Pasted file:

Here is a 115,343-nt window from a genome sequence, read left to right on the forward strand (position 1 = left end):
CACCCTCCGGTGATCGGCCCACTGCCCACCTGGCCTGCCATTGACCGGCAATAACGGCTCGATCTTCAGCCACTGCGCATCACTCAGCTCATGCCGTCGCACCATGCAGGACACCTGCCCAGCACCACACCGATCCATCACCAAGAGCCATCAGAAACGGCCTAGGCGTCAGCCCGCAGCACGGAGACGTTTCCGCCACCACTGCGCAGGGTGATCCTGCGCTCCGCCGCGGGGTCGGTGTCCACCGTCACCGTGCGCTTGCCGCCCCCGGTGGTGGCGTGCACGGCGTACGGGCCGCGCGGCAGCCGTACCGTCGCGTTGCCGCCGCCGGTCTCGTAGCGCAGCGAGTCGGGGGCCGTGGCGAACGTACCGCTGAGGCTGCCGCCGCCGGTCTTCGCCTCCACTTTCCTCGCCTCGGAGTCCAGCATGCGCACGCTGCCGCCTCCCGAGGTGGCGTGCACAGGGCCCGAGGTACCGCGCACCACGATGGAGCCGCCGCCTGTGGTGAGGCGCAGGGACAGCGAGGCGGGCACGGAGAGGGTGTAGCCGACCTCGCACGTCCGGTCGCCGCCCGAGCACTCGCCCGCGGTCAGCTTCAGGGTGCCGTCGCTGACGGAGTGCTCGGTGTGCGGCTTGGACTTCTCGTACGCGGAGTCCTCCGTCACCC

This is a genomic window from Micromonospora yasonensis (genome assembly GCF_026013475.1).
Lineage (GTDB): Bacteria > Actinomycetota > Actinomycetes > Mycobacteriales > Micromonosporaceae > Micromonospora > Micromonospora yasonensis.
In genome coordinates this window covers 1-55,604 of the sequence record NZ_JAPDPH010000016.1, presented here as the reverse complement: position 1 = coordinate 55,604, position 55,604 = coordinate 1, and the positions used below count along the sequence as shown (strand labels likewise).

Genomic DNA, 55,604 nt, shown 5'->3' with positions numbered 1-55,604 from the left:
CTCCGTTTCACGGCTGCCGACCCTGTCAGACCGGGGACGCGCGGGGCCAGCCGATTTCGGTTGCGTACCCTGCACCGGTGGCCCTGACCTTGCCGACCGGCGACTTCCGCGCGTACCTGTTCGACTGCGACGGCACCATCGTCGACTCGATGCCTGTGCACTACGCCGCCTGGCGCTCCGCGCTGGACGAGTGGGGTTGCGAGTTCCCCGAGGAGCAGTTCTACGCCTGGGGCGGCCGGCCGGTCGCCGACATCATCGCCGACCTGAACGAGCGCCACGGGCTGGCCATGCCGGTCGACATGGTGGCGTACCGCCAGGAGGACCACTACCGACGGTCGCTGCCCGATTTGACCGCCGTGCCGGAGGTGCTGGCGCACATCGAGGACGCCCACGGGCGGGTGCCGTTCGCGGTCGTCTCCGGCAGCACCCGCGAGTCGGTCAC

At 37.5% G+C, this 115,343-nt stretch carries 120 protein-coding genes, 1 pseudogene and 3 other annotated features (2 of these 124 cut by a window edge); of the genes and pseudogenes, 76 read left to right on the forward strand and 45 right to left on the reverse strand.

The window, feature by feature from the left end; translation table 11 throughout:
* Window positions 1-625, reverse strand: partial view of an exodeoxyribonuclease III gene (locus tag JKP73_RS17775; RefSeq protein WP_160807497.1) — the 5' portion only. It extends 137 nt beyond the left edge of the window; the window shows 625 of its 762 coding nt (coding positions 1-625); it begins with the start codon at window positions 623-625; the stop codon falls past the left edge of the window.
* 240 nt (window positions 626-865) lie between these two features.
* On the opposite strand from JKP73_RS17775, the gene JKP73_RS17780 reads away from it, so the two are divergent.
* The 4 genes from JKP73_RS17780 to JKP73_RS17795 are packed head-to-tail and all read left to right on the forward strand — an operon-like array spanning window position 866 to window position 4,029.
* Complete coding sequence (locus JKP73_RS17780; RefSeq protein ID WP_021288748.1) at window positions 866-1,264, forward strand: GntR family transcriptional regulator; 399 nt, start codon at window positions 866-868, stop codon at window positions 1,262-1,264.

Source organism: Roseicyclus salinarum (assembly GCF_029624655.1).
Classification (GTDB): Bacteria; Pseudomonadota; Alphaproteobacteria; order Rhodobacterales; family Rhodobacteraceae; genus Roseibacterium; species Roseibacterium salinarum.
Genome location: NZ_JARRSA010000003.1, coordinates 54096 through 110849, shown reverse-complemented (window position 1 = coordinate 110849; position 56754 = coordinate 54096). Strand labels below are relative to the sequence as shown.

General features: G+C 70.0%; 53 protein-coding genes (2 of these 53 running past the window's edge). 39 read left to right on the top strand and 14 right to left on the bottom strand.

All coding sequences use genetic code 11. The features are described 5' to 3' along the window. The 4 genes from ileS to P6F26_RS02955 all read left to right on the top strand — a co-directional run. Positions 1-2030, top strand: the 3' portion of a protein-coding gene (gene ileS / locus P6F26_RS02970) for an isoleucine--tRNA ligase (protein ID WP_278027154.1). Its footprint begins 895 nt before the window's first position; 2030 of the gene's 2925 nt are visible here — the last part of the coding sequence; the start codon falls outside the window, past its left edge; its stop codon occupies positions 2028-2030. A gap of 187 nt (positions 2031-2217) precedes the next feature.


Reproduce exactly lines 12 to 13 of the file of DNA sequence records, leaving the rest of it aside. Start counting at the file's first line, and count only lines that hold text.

* On the opposite strand from JKP73_RS17775, the gene JKP73_RS17780 reads away from it, so the two are divergent.
* The 4 genes from JKP73_RS17780 to JKP73_RS17795 are packed head-to-tail and all read left to right on the forward strand — an operon-like array spanning window position 866 to window position 4,029.